The Knesset Constitutional Committee on Sunday authorized an increase in the electoral threshold for a party's entry into the Knesset. In order for to be seated in the Knesset in the next election, a party will have to win at least 4% of the vote, which translates into at least three Knesset seats. If a party cannot garner the minimum number of votes to win at least that number of seats, the votes will be disqualified, as they cannot be applied to another party.
The measure is expected to hurt smaller parties, and especially Arab parties, which are notorious for their political rivalries. During a discussion prior to the vote, MKs from Arab parties slammed the change. Arab MK Jamal Zahalka said that “this law will destroy the independence of the Arab representation in the Knesset. It could be that this change is legal, but it stinks.”
MK Dov Hanin, chairman of the mixed Arab-Jewish Hadash party, said that “history will judge those who help democracy, and those who hurt democracy.” Addressing Likud-Beiteinu members of the Committee, Hanin said “you are participating in a process that should not be taking place.”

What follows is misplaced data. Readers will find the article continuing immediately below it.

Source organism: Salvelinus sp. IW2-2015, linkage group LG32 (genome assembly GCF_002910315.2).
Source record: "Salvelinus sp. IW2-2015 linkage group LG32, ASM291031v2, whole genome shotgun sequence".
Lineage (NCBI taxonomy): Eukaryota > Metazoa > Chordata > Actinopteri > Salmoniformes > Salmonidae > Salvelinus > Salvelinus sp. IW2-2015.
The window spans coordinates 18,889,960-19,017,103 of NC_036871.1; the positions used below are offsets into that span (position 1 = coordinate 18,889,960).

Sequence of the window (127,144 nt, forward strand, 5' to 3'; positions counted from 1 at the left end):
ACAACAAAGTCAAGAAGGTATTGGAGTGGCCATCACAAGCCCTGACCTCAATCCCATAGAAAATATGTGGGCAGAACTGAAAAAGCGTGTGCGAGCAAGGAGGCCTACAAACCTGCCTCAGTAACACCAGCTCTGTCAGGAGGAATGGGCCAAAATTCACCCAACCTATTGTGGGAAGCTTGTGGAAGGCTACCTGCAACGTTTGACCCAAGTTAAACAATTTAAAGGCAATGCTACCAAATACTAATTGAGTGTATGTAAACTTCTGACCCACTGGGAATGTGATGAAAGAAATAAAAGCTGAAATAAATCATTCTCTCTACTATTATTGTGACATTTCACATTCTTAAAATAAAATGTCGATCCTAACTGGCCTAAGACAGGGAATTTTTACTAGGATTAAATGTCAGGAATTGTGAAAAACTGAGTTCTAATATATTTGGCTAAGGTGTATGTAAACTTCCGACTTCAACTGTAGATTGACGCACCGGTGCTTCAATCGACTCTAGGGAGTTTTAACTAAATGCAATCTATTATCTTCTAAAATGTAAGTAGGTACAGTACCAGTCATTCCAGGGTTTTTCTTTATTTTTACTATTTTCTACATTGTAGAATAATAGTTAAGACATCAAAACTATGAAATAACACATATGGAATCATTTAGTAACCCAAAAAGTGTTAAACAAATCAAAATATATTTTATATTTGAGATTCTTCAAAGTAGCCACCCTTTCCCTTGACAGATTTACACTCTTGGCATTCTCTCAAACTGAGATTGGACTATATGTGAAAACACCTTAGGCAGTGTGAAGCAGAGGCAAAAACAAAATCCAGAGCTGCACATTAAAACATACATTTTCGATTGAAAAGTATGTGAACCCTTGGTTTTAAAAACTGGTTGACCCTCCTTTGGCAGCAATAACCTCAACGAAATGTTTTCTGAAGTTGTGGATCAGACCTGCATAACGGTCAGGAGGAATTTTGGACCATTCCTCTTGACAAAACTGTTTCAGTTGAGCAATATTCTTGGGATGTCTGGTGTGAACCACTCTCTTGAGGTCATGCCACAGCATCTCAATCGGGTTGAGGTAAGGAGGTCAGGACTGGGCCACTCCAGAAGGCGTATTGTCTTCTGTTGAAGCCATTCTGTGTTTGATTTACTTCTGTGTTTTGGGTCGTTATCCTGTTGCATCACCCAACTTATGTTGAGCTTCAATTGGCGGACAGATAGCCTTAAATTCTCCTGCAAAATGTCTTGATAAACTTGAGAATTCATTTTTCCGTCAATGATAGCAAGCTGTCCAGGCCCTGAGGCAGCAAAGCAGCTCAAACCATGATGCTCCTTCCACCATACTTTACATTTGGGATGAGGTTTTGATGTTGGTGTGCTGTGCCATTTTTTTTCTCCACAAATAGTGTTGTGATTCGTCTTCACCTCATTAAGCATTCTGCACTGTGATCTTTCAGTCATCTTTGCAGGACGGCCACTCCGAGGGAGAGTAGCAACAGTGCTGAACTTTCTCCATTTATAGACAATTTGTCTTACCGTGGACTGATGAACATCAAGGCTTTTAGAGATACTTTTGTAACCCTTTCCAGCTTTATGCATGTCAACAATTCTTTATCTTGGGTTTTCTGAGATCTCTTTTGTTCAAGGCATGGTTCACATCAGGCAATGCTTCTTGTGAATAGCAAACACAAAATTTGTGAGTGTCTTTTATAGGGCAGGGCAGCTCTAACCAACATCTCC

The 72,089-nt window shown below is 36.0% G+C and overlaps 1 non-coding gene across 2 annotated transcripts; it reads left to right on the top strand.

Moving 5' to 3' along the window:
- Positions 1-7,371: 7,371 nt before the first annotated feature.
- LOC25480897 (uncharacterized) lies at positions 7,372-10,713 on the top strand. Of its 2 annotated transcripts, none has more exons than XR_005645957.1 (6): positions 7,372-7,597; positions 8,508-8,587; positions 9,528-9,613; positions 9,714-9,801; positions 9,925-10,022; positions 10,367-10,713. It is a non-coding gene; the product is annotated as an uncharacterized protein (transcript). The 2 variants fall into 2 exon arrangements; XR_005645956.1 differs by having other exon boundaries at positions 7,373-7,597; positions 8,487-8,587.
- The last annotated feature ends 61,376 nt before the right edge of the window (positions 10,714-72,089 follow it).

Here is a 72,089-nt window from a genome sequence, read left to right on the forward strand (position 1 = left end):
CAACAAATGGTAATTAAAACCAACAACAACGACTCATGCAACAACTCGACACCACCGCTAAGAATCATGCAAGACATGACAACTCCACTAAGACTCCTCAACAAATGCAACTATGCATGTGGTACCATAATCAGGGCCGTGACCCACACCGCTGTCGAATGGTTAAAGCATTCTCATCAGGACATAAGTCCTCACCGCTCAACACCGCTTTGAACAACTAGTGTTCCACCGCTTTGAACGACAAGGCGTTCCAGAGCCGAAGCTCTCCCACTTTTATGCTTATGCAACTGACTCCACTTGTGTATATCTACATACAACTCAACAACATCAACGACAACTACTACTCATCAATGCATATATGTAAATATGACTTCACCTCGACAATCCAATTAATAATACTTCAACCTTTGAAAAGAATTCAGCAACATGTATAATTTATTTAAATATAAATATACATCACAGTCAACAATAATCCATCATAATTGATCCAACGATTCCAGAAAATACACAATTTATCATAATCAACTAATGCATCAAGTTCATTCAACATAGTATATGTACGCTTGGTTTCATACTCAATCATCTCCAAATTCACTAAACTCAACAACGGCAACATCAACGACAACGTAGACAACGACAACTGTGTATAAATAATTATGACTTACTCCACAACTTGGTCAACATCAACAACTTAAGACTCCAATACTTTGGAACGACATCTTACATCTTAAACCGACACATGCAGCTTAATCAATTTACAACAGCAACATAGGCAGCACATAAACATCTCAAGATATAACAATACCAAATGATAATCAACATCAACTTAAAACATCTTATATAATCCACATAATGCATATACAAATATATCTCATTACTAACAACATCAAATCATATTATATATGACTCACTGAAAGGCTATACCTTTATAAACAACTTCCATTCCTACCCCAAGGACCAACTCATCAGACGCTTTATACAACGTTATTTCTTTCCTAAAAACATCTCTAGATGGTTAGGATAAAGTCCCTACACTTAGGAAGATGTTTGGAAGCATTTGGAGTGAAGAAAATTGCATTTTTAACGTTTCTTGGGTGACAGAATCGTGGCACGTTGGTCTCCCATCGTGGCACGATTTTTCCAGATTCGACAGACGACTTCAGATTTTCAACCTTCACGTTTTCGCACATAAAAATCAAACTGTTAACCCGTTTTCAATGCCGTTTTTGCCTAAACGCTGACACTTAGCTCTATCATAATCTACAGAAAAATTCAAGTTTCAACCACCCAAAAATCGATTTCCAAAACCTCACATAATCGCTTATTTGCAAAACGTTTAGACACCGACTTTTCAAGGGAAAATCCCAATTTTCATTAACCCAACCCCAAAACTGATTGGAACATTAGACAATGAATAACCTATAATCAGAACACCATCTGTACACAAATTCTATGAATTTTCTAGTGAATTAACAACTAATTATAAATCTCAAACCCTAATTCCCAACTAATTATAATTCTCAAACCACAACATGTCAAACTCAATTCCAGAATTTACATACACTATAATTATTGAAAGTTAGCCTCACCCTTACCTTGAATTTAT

If the measure stands, Arab parties will have little choice but to unite in order to remain relevant, something that has proven to be very difficult in the past.
Hareidi parties, although they have long found ways to unify in the wake of previous increases in the electoral threshold, are also opposed to the change.
MK Uri Maklev (UTJ) said that the change was the result of “the program of Yesh Atid to dictate and disempower minorities. If this law had been in existence when Yisrael Beiteinu – whose leader Avigdor Lieberman is a main proponent – was first established, that party would not exist today, because it did not reach the threshold now required of all parties. This is not a matter of 'good government,' but one of hypocrisy on the part of the large, established parties.”
Sunday's approval of the measure may not be the final word on the matter; the Committee's legal advisor is of the opinion that raising the threshold to 4% is in conflict with the Basic Law on Knesset representation. As such, it is likely that one or more of the small parties will challenge the measure in a High Court petition, with the court having the final say on how many votes a party needs to get into the Knesset.